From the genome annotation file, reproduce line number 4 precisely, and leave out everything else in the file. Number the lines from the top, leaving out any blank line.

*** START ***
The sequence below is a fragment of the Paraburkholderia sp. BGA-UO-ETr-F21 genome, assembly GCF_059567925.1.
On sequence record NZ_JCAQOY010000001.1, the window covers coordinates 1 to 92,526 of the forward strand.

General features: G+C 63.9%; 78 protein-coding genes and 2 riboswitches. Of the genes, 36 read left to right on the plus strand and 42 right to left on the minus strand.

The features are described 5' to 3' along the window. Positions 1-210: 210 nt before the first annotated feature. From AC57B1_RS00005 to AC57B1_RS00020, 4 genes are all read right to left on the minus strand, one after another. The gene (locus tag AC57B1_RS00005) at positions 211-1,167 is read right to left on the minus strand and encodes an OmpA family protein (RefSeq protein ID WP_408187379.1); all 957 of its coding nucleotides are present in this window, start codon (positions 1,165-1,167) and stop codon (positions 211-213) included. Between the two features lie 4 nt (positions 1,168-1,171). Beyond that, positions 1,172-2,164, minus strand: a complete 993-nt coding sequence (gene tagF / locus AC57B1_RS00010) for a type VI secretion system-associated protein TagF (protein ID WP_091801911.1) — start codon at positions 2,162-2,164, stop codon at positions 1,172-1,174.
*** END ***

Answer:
The features are described 5' to 3' along the window. Positions 1-210: 210 nt before the first annotated feature. From AC57B1_RS00005 to AC57B1_RS00020, 4 genes are all read right to left on the minus strand, one after another. The gene (locus tag AC57B1_RS00005) at positions 211-1,167 is read right to left on the minus strand and encodes an OmpA family protein (RefSeq protein ID WP_408187379.1); all 957 of its coding nucleotides are present in this window, start codon (positions 1,165-1,167) and stop codon (positions 211-213) included. Between the two features lie 4 nt (positions 1,168-1,171). Beyond that, positions 1,172-2,164, minus strand: a complete 993-nt coding sequence (gene tagF / locus AC57B1_RS00010) for a type VI secretion system-associated protein TagF (protein ID WP_091801911.1) — start codon at positions 2,162-2,164, stop codon at positions 1,172-1,174.